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The University of Melbourne’s Department of Forest and Ecosystem Science has recently welcomed their new Head of Department, Associate Professor Gerd Bossinger, a leading expert in tree genetics, to be based at the Creswick campus. The department is Australia’s largest combined research, development and education provider dedicated to forests, forest products and forested landscapes, and is based in the Melbourne School of Land and Environment.

Electricity providers and governments need to do more to change how people think if more people are to take up green electricity, according to a new study.

A new study has revealed that lizard, snake and frog populations in Melbourne have declined dramatically since human settlement, and in order to conserve our reptiles and amphibians it is the quality, and not just the quantity of habitat that will help maintain biodiversity in our cities.

University of Melbourne mathematicians have developed a software tool to help maximize investment and minimize the cost of carbon emissions compliance.

Increased numbers of students applying for the University of Melbourne's Bachelor of Science shows that students believe science is important to the future of our society, according to the Dean of the Faculty, Professor Robert Saint.

"The dramatically increased demand for Science at the University of Melbourne tells us...that students are recognising the importance of science to the future of our society, and that they recognise the quality of science education and research going on at the University of Melbourne."

Just over 5700 students will receive an offer of a Commonwealth Supported Place at the University of Melbourne when first round offers are released this afternoon.

For full details about the University's offers, please go to the media release here:

Have you received an offer and want to share your excitment? Head to the University of Melbourne's official Facebook page

Researchers are a step closer to developing new antimalarial drugs after discovering the normal function of a set of proteins related to the malaria parasite protein, which causes resistance to the front-line drug chloroquine. The findings also provide a novel tool for studying the malarial chloroquine-resistance factor.

Leading Australian researchers have welcomed an announcement today by the Australian Government of $42M in funding for the development of a bionic eye capable of restoring vision to the blind.

Bionic Vision Australia is a consortium including the University of Melbourne, the University of New South Wales, the Bionic Ear Institute, Centre for Eye Research Australia and NICTA. The project is also supported by researchers from the Australian National University and the University of Western Sydney.

 Bionic Vision Australia Chairman, Professor Emeritus David Penington AC says the consortium is honoured to have been selected by the Australian Research Council for this funding.

 “This opportunity will allow our team to use its outstanding know-how and expertise to develop a functioning retinal implant that will deliver profound benefits to sufferers of degenerative vision loss such as retinitis pigmentosa and age-related macular degeneration,” he says.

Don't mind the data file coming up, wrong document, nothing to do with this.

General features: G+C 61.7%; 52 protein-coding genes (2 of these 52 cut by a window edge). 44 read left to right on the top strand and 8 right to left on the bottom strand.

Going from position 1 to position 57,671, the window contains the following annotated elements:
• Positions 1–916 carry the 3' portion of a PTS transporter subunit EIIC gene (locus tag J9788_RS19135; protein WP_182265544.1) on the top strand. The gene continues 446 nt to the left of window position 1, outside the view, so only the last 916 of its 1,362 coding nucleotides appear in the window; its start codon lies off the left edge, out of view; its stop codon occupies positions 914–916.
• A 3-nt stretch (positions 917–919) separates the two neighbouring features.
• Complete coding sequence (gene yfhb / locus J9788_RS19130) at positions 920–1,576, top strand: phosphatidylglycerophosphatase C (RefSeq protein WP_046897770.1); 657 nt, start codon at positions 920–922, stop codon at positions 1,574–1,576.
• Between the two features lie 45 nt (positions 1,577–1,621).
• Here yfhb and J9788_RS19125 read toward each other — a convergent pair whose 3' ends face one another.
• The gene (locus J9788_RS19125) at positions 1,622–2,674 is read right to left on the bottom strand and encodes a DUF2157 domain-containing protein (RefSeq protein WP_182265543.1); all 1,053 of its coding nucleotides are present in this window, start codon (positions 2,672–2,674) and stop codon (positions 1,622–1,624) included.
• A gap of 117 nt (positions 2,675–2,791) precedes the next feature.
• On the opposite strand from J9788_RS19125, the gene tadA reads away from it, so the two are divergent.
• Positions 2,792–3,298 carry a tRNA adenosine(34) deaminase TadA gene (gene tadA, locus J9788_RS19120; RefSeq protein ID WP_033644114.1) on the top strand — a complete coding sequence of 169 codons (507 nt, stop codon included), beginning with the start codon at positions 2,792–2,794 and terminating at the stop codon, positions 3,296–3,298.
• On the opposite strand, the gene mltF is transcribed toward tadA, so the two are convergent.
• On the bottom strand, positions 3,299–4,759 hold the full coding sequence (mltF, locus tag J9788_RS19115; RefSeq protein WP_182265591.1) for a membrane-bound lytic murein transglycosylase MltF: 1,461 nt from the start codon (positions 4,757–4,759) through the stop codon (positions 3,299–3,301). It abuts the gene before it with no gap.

Research Director of Bionic Vision Australia and Professor of Engineering at the University of Melbourne, Professor Anthony Burkitt, says the research program to develop a retinal implant is ambitious but that the expertise in the team makes it achievable.

 The new device will use a video camera - fixed to a patient’s glasses - to capture images which are then translated into electrical impulses that stimulate electrodes inserted into the retina. The resulting electrical impulses stimulate the same area of the retina usually activated by visual cues, and over time the patient learns to interpret these nerve signals as useful vision.

 Professor Nigel Lovell from UNSW’s Graduate School of Biomedical Engineering says this funding means life-changing bionic vision is now a step closer.

Head of the Macular Research Unit at the Centre for Eye Research Australia (CERA), and Professor of Ophthalmology at the University of Melbourne, Dr Robyn Guymer says the new device will provide a greater benefit for patients than existing bionic eyes. “This advanced bionic eye will not only provide users with increased mobility and independence, but hopefully also enable them to recognize faces and read large print,” she says.

 Professor Rob Shepherd, the Director of the Bionic Ear Institute, says that Australia has been a world leader in medical bionics with the development of the bionic ear.  “The funding announced today by Senator Carr promises to continue our nation’s leadership in innovation, discovery and commercialization in medical bionics”, he says.

 Chief Executive Officer of Australia’s Information and Communications Technology Research Centre of Excellence (NICTA) Dr David Skellern, says he is thrilled that NICTA will be applying its advanced microelectronics and visual signal processing expertise to the bionic eye device development program. NICTA will collaborate with other BVA members to develop the implant’s hardware, communications and visual processing system.

 The first human implant is likely to occur in 2013 and take place at the Royal Victorian Eye and Ear Hospital in Melbourne. 


Victorian researchers have warned that plans to extend Melbourne’s urban growth boundary could destroy important conservation areas.

Thousands of pairs of female twins are needed for a world-first cervical cancer study.
More than 7000 pairs of female twins from around Australia are needed to help explore the link between cervical cancer and the Human Papilloma Virus (HPV).

As the 2009 United Nations Climate Change conference gets underway in Copenhagen, see below a list of University of Melbourne experts who can comment on the issues being discussed.